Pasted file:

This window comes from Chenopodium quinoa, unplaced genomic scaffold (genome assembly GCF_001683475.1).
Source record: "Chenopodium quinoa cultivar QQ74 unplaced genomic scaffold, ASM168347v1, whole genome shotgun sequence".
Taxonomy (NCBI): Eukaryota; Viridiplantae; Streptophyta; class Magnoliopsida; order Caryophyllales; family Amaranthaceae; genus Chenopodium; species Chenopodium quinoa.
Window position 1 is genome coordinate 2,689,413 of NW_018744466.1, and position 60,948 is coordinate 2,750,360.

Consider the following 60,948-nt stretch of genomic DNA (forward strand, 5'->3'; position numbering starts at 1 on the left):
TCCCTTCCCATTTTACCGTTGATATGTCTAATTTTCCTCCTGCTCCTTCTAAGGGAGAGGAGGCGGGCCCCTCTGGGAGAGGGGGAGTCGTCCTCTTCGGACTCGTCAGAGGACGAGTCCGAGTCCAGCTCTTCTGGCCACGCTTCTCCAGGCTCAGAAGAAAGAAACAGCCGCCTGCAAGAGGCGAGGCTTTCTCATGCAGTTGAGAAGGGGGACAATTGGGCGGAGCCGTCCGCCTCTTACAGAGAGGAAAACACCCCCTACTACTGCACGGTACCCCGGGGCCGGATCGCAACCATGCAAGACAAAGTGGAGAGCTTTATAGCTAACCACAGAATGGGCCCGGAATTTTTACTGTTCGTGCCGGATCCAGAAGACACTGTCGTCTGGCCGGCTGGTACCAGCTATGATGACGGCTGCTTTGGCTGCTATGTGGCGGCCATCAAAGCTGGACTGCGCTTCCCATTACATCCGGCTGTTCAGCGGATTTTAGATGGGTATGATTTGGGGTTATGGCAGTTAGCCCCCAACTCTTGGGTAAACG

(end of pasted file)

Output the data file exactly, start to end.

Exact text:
This window comes from Chenopodium quinoa, unplaced genomic scaffold (genome assembly GCF_001683475.1).
Source record: "Chenopodium quinoa cultivar QQ74 unplaced genomic scaffold, ASM168347v1, whole genome shotgun sequence".
Taxonomy (NCBI): Eukaryota; Viridiplantae; Streptophyta; class Magnoliopsida; order Caryophyllales; family Amaranthaceae; genus Chenopodium; species Chenopodium quinoa.
Window position 1 is genome coordinate 2,689,413 of NW_018744466.1, and position 60,948 is coordinate 2,750,360.

Consider the following 60,948-nt stretch of genomic DNA (forward strand, 5'->3'; position numbering starts at 1 on the left):
TCCCTTCCCATTTTACCGTTGATATGTCTAATTTTCCTCCTGCTCCTTCTAAGGGAGAGGAGGCGGGCCCCTCTGGGAGAGGGGGAGTCGTCCTCTTCGGACTCGTCAGAGGACGAGTCCGAGTCCAGCTCTTCTGGCCACGCTTCTCCAGGCTCAGAAGAAAGAAACAGCCGCCTGCAAGAGGCGAGGCTTTCTCATGCAGTTGAGAAGGGGGACAATTGGGCGGAGCCGTCCGCCTCTTACAGAGAGGAAAACACCCCCTACTACTGCACGGTACCCCGGGGCCGGATCGCAACCATGCAAGACAAAGTGGAGAGCTTTATAGCTAACCACAGAATGGGCCCGGAATTTTTACTGTTCGTGCCGGATCCAGAAGACACTGTCGTCTGGCCGGCTGGTACCAGCTATGATGACGGCTGCTTTGGCTGCTATGTGGCGGCCATCAAAGCTGGACTGCGCTTCCCATTACATCCGGCTGTTCAGCGGATTTTAGATGGGTATGATTTGGGGTTATGGCAGTTAGCCCCCAACTCTTGGGTAAACG